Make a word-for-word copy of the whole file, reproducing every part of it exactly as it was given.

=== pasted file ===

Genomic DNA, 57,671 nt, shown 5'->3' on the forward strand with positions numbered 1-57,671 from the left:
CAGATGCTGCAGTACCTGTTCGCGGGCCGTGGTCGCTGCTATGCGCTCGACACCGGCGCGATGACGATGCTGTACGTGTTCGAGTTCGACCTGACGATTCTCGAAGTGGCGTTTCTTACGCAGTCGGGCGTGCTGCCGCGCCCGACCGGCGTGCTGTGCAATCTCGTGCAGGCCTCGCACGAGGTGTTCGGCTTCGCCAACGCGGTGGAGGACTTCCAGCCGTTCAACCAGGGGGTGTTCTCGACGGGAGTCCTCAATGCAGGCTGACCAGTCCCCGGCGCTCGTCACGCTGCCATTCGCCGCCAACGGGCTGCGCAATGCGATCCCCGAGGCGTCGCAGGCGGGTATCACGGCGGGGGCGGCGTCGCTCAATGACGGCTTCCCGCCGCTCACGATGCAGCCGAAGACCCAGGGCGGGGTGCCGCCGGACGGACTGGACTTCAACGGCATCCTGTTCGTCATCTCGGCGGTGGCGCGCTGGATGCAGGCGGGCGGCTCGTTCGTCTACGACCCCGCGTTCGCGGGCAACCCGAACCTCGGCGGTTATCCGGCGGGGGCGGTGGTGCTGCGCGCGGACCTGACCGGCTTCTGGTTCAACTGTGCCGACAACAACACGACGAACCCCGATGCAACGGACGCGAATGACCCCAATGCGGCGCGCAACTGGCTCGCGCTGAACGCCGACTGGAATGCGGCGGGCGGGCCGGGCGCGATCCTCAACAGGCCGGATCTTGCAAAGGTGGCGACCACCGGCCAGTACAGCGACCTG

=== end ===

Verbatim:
Genomic DNA, 57,671 nt, shown 5'->3' on the forward strand with positions numbered 1-57,671 from the left:
CAGATGCTGCAGTACCTGTTCGCGGGCCGTGGTCGCTGCTATGCGCTCGACACCGGCGCGATGACGATGCTGTACGTGTTCGAGTTCGACCTGACGATTCTCGAAGTGGCGTTTCTTACGCAGTCGGGCGTGCTGCCGCGCCCGACCGGCGTGCTGTGCAATCTCGTGCAGGCCTCGCACGAGGTGTTCGGCTTCGCCAACGCGGTGGAGGACTTCCAGCCGTTCAACCAGGGGGTGTTCTCGACGGGAGTCCTCAATGCAGGCTGACCAGTCCCCGGCGCTCGTCACGCTGCCATTCGCCGCCAACGGGCTGCGCAATGCGATCCCCGAGGCGTCGCAGGCGGGTATCACGGCGGGGGCGGCGTCGCTCAATGACGGCTTCCCGCCGCTCACGATGCAGCCGAAGACCCAGGGCGGGGTGCCGCCGGACGGACTGGACTTCAACGGCATCCTGTTCGTCATCTCGGCGGTGGCGCGCTGGATGCAGGCGGGCGGCTCGTTCGTCTACGACCCCGCGTTCGCGGGCAACCCGAACCTCGGCGGTTATCCGGCGGGGGCGGTGGTGCTGCGCGCGGACCTGACCGGCTTCTGGTTCAACTGTGCCGACAACAACACGACGAACCCCGATGCAACGGACGCGAATGACCCCAATGCGGCGCGCAACTGGCTCGCGCTGAACGCCGACTGGAATGCGGCGGGCGGGCCGGGCGCGATCCTCAACAGGCCGGATCTTGCAAAGGTGGCGACCACCGGCCAGTACAGCGACCTG